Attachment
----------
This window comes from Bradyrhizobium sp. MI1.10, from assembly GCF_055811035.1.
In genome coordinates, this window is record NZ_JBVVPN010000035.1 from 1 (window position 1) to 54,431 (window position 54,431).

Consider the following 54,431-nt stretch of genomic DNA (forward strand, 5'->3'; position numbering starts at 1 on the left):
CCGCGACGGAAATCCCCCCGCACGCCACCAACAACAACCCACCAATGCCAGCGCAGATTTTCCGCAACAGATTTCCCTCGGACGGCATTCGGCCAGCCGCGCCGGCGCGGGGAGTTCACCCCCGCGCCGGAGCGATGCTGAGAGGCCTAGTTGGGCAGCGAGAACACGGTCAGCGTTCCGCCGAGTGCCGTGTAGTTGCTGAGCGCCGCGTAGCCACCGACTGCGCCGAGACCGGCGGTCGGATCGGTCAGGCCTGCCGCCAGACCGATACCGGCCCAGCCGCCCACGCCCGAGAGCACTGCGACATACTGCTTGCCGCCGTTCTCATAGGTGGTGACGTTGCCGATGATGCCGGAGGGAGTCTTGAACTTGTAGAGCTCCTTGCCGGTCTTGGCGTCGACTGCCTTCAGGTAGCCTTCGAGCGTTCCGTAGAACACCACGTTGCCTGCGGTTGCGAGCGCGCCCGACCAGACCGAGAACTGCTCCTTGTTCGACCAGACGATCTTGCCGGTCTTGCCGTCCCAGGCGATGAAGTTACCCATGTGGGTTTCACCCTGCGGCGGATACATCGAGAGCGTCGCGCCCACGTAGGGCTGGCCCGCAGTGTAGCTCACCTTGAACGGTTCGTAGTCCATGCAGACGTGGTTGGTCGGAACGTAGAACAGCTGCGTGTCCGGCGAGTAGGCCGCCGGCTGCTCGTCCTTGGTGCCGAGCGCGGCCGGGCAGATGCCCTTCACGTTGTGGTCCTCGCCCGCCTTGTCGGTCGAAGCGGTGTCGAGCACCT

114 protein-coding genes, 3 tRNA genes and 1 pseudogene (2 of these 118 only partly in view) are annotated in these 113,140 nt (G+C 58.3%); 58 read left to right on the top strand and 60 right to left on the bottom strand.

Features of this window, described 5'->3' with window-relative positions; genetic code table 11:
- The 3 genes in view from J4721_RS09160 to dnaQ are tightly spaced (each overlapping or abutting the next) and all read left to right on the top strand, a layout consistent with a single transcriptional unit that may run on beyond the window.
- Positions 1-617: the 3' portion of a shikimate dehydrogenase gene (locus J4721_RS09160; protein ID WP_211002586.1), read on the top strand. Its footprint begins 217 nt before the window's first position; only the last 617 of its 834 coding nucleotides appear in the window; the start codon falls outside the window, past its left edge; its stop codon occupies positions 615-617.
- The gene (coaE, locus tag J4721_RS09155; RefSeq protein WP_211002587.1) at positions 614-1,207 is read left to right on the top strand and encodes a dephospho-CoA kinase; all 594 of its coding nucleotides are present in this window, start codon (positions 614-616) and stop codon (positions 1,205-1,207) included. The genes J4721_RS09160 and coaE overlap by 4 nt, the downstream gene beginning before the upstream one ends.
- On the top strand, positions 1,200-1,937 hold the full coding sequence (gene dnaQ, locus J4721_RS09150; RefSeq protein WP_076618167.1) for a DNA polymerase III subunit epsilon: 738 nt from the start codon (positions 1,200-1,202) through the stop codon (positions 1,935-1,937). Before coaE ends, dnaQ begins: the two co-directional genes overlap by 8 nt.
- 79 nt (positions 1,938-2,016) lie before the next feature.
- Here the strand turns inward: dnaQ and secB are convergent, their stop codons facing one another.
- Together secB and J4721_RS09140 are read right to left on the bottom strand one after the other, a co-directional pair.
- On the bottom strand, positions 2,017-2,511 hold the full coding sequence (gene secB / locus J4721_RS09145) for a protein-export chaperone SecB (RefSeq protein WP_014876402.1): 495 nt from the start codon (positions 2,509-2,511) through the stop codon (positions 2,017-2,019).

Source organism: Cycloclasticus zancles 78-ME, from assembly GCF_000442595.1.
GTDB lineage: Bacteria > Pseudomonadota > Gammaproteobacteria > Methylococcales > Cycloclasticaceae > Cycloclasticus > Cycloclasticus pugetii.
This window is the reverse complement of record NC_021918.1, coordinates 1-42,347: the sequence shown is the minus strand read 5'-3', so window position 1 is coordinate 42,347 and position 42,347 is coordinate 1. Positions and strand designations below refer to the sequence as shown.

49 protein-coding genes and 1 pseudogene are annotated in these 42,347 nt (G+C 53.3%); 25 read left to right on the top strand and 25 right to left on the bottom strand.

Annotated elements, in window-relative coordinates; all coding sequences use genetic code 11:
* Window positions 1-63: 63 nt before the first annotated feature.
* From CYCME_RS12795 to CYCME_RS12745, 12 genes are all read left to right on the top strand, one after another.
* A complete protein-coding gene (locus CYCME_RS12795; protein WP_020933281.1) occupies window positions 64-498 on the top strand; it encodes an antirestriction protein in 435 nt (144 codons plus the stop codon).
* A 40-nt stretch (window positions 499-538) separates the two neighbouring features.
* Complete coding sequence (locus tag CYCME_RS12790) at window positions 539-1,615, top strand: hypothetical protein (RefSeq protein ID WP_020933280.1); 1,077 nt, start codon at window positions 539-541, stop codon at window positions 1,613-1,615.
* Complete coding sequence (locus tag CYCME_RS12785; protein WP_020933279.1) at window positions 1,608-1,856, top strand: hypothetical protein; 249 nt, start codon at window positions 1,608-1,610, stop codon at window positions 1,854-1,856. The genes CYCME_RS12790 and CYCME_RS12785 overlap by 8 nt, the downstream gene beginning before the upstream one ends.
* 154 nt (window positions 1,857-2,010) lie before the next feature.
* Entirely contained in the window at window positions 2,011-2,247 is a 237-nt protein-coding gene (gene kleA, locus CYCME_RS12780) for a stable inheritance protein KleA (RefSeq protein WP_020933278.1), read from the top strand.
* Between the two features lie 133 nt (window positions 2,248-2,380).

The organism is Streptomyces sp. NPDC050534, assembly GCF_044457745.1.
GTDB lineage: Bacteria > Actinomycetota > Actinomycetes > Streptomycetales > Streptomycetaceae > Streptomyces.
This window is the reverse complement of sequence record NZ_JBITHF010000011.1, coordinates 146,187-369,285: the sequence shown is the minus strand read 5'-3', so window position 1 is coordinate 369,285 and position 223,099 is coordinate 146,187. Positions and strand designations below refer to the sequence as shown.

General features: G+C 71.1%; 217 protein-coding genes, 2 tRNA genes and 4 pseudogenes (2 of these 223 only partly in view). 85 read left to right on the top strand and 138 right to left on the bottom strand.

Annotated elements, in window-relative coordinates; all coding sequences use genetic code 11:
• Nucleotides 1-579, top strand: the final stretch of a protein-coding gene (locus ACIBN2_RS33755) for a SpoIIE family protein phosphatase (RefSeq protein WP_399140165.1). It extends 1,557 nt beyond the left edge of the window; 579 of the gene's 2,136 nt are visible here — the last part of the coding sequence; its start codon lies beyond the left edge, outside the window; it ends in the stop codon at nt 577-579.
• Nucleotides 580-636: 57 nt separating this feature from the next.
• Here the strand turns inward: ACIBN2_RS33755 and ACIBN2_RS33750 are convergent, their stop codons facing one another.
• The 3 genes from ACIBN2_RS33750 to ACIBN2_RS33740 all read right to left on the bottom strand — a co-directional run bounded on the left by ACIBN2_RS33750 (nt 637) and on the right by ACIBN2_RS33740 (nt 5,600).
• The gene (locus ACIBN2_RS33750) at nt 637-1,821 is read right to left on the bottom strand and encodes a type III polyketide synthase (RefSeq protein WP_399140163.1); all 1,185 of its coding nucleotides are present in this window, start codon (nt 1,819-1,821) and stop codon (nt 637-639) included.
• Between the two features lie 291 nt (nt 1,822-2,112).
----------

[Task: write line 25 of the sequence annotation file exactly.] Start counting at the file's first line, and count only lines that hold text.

* Complete coding sequence (locus tag CYCME_RS12785; protein WP_020933279.1) at window positions 1,608-1,856, top strand: hypothetical protein; 249 nt, start codon at window positions 1,608-1,610, stop codon at window positions 1,854-1,856. The genes CYCME_RS12790 and CYCME_RS12785 overlap by 8 nt, the downstream gene beginning before the upstream one ends.